As ISIL loses territory in Iraq and Syria, the nature of the threat in Southeast Asia is set to change.
Until recently much of the violence caused by extremists in Southeast Asia has been as much about local conditions as Islamist ideology. The return of local jihadists from the Middle East threatens to change this.
As the Islamic State of Iraq and the Levant (ISIL) group continues to lose territory as it battles on all fronts in Iraq and Syria, so the nature of the threat in Southeast Asia is set to change.
Evidence of this came last week when Malay police, investigating a hand-grenade attack on a bar on the outskirts of Kuala Lumpur, announced that ISIL (also known as ISIS) had carried out their first successful attack in the country.
Malaysia’s chief of police, Inspector-General Tan Sri Khalid Abu Bakar, confirmed that the attack had been carried out by locals under the direct command of a Malay national based and fighting in Syria.
Despite its simplistic nature – police initially dismissed it as a dispute between business rivals – it serves to highlight the threat ISIL poses to the wider region.
While the figures are not exact, it is thought that about 1,000 individuals have travelled from Southeast Asia to join ISIL, with the majority coming from Malaysia, Indonesia and the Philippines.
Similarly, individual volunteers have also taken part in high-profile attacks, including two Malay suicide bombers who killed up to 30 people in separate incidents in Iraq and Syria earlier this year.
While these numbers need to be seen in context – 6,000 volunteers have been drawn from Tunisia’s population of 11 million, while only hundreds have come from Indonesia’s Muslim population of 217 million – they still demonstrate the ability of ISIL to attract foreign adherents even at the expense of other long-established Islamist militant groups closer to home.
Violent Islamist groups have long played a small but important part in the political landscape of Southeast Asia. Often originating out of former anti-colonial or separatist movements as their individual fortunes waxed and waned, so too has the threat level they pose changed accordingly.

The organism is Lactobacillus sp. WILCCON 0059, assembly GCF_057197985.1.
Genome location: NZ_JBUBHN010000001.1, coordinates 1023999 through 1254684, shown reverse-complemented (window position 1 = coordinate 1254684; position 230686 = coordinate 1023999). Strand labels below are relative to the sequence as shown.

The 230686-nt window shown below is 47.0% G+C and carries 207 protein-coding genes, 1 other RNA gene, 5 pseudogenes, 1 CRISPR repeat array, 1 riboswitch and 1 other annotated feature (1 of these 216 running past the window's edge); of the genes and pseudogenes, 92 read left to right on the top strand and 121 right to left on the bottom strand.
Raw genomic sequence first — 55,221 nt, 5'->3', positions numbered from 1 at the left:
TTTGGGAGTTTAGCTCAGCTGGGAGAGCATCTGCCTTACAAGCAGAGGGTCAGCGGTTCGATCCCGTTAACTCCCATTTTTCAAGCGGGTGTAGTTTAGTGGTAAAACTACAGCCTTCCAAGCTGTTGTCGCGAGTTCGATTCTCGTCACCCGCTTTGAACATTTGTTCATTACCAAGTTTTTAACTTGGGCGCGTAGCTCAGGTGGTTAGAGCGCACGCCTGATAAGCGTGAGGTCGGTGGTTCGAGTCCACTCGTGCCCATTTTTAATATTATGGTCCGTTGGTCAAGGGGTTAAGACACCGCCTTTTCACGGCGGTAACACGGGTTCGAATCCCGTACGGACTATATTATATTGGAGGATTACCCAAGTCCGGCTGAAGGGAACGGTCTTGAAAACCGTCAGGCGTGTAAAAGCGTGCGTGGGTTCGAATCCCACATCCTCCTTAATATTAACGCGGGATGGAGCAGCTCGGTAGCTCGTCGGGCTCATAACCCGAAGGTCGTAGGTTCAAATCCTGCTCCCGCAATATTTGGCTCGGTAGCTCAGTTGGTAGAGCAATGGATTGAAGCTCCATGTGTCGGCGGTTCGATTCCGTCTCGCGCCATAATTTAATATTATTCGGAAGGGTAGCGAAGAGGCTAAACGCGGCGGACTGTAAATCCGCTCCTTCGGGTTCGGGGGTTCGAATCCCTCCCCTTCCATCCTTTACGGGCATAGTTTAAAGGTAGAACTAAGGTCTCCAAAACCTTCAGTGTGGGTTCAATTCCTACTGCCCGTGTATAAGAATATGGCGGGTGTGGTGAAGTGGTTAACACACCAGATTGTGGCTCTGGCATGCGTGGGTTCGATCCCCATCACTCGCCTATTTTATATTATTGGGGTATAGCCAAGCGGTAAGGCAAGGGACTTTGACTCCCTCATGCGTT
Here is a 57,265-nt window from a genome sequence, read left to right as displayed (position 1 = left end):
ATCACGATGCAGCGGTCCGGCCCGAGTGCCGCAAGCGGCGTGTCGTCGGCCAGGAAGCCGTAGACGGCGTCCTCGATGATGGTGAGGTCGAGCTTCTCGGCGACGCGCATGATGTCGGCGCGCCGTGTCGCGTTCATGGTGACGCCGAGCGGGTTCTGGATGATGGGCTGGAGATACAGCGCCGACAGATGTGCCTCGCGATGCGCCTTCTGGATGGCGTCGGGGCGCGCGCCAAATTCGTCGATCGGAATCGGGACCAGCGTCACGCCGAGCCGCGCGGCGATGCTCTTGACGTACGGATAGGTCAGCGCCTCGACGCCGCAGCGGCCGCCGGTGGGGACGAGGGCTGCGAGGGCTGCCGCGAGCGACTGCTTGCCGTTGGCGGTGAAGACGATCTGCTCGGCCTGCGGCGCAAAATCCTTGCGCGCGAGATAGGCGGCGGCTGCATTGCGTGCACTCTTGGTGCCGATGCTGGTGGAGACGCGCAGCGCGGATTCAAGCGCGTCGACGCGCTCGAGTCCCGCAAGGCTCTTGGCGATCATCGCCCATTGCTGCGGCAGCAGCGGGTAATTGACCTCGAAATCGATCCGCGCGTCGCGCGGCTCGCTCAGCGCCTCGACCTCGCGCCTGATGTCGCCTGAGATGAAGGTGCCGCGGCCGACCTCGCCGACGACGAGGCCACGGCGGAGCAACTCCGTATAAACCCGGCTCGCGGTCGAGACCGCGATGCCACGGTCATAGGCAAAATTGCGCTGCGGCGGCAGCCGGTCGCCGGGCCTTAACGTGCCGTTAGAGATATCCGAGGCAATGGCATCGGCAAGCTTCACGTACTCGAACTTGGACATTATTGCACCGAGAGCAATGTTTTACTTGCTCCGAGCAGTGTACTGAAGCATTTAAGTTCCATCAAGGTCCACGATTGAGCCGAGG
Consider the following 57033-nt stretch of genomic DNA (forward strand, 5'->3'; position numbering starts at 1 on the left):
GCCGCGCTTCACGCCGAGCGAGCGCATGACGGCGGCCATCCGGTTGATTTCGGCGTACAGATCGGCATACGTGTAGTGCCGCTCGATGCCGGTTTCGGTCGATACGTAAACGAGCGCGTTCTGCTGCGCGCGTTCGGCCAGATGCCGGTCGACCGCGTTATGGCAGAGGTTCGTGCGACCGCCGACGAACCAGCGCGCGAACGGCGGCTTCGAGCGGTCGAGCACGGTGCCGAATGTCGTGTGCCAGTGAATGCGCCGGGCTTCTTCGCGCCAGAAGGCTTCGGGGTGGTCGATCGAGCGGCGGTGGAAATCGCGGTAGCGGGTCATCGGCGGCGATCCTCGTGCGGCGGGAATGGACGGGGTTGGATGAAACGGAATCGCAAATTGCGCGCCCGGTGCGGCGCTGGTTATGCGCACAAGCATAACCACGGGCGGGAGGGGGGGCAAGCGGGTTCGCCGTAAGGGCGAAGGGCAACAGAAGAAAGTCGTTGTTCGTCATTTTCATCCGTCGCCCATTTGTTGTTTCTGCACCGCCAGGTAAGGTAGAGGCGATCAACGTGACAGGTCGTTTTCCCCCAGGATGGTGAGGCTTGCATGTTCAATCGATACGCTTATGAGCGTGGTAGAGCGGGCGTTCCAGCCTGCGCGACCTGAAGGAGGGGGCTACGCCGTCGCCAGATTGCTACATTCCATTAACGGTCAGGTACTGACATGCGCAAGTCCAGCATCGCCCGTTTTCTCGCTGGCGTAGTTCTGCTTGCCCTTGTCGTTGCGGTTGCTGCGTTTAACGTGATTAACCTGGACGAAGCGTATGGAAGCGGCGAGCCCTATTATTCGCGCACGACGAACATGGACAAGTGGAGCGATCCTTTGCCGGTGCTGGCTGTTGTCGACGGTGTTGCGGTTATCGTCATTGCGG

Their arrival on the world stage, however, really came when the al-Qaeda-linked Jemaah Islamiyah carried out the 2002 Bali nightclub bombings which killed 202 people.
Numerous other groups
Although Jemaah Islamiyah’s capabilities have since been eroded, particularly by the actions of Indonesia’s anti-terrorism unit Detachment-88, there remain numerous other groups across the region.
Inevitably, given their number, their stated ideologies are as complex as the affiliations that link them. Yet some 30 have now pledged allegiance to ISIL, including the Philippines-based Abu Sayyaf group, which carried out the world’s deadliest terrorist attack at sea when it bombed the SuperFerry 14 in 2004, killing 116.
What this oath of allegiance – or bayat – actually entails remains unclear. Previously, groups that pledged allegiance to al-Qaeda did so with the understanding that they would receive funding and some form of training in exchange for a degree of strategic control.
Yet while ISIL may aspire to claim control over a regional province, much like they do through Boko Haram in Nigeria, their newly found local adherents’ motives are probably more self-interested.
READ MORE: ISIL’s grand plan in Asia
For some of the groups this oath of allegiance may be little more than a means of generating publicity and an enhanced aura of fear about their activities. This may be of particular value to groups such as Abu Sayyaf, which are looking to give a veneer of legitimacy to their criminal activities as well as bolster the ransom demands for their many hostages.
However, even if those groups declaring allegiance to ISIL may not be committed to its regional aspirations there is no reason to suggest that those volunteers who left to fight in Syria are not.
Hardened and radicalised
Just as many of the foreigners who went to fight against the Russians in Afghanistan during the 1980s returned home trained, hardened and radicalised, so too do regional governments in Southeast Asia fear the return of their own nationals from Syria.
Although it is by no means certain that those returnees would wish to continue the fight, even if only a handful are able to link up with and radicalise indigenous extremist groups, then events such as last week’s hand-grenade attack, or January’s ISIL-inspired shooting in Jakarta, will become far more likely.
Similarly, their arrival may also herald a shift in tactics with an increase in the use of suicide attacks or the targeting of Shia Muslims.
While regional governments no doubt welcome ISIL’s recent setbacks in its home territory of Iraq and Syria, so too are they fearful of the ensuing local implications. Success in one theatre of the campaign could be about to bring the threat much closer to home.